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Atmospheric Chemistry and Physics An interactive open-access journal of the European Geosciences Union
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Volume 9, issue 6 | Copyright
Atmos. Chem. Phys., 9, 1847-1862, 2009
https://doi.org/10.5194/acp-9-1847-2009
© Author(s) 2009. This work is distributed under
the Creative Commons Attribution 3.0 License.

  16 Mar 2009

16 Mar 2009

Large surface radiative forcing from topographic blowing snow residuals measured in the High Arctic at Eureka

G. Lesins1, L. Bourdages1, T. J. Duck1, J. R. Drummond1, E. W. Eloranta2, and V. P. Walden3 G. Lesins et al.
  • 1Department of Physics and Atmospheric Science, Dalhousie University, Halifax, Canada
  • 2Space Science and Engineering Center, University of Wisconsin, Madison, USA
  • 3Department of Geography, University of Idaho, Moscow, Idaho, USA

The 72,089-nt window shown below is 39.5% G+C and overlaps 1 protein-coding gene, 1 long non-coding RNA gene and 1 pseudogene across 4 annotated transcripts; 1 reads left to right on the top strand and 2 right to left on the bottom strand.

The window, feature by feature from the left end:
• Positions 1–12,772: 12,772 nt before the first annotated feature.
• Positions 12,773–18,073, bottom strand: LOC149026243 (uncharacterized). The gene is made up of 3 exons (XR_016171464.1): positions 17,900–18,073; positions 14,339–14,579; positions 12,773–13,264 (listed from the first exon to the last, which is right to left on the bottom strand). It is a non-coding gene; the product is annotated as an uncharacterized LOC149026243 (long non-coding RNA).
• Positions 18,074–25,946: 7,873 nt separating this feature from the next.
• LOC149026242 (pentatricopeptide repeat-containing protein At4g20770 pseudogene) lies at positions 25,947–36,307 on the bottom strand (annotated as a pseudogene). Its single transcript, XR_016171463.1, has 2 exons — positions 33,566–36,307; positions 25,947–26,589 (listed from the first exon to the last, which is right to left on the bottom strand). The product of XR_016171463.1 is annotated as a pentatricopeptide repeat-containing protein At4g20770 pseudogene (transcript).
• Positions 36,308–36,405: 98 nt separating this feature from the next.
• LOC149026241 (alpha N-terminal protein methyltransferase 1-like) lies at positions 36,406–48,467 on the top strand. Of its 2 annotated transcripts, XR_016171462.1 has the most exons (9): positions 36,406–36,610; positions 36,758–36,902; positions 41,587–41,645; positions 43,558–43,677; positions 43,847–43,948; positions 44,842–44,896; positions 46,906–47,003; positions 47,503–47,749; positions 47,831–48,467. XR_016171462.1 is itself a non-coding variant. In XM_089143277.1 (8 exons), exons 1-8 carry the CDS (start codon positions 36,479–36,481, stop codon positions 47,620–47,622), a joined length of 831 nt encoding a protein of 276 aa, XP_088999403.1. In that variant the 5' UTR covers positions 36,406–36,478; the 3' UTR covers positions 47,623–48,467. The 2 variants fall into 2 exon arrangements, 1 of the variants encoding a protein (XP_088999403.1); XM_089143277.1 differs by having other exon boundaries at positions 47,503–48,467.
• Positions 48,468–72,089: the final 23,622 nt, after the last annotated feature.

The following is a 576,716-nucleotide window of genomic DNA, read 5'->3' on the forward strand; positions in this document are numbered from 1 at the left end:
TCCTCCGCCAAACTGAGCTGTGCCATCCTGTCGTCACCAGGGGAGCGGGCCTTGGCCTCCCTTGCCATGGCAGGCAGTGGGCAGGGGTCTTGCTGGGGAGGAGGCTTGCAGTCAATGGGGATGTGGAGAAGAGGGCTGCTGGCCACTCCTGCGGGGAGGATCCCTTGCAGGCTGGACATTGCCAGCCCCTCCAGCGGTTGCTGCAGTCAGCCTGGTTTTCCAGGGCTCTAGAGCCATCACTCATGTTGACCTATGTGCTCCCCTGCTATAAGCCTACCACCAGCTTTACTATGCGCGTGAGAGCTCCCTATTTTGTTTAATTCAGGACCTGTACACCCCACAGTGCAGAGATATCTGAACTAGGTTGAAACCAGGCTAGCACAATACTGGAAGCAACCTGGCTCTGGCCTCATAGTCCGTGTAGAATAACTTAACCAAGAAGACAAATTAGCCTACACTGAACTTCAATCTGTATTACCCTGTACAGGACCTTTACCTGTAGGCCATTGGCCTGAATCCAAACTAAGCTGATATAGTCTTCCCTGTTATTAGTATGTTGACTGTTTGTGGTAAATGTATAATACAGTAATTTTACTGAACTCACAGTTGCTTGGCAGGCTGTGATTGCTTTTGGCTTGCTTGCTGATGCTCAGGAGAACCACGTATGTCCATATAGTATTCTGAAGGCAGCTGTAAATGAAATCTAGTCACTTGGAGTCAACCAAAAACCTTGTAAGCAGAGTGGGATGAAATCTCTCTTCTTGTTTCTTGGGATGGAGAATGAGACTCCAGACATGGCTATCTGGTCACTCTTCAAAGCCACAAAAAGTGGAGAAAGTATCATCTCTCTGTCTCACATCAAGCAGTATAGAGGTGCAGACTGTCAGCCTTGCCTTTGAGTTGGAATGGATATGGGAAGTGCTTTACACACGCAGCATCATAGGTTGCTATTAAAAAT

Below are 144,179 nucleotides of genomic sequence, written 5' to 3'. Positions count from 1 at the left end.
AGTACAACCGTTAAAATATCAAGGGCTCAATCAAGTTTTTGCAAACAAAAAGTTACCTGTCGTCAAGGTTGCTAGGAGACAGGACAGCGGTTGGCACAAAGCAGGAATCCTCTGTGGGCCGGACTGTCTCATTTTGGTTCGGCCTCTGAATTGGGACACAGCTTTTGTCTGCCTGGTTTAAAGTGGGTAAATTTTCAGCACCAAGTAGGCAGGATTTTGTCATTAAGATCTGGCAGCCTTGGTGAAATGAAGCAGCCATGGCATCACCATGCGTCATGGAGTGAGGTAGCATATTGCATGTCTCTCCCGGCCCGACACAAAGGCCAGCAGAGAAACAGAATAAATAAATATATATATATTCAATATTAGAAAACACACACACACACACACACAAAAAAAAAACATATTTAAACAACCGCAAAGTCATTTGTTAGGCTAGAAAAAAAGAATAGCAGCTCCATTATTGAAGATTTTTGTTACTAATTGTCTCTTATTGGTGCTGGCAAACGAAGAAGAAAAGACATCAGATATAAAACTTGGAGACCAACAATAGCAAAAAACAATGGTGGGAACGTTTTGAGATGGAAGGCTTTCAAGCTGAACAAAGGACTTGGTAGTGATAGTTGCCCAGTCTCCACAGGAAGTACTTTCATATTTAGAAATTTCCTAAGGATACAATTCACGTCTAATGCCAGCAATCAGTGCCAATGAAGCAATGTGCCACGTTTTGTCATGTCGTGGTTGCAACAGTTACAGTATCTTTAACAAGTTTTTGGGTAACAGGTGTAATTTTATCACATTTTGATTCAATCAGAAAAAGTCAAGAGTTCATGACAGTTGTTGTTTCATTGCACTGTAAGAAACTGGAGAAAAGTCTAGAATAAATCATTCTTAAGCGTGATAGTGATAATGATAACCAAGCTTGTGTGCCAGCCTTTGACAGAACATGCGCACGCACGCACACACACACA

Abstract. Ice crystals, also known as diamond dust, are suspended in the boundary layer air under clear sky conditions during most of the Arctic winter in Northern Canada. Occasionally ice crystal events can produce significantly thick layers with optical depths in excess of 2.0 even in the absence of liquid water clouds. Four case studies of high optical depth ice crystal events at Eureka in the Nunavut Territory of Canada during the winter of 2006/07 are presented. They show that the measured ice crystal surface infrared downward radiative forcing ranged from 8 to 36 W m−2 in the wavelength band from 5.6 to 20 μm for 532 nm optical depths ranging from 0.2 to 1.7. MODIS infrared and visible images and the operational radiosonde wind profile were used to show that these high optical depth events were caused by surface snow being blown off 600 to 800 m high mountain ridges about 20 to 30 km North-West of Eureka and advected by the winds towards Eureka as they settled towards the ground within the highly stable boundary layer. This work presents the first study that demonstrates the important role that surrounding topography plays in determining the occurrence of high optical depth ice crystal events from residual blowing snow that becomes a source of boundary layer ice crystals distinct from the classical diamond dust phenomenon.

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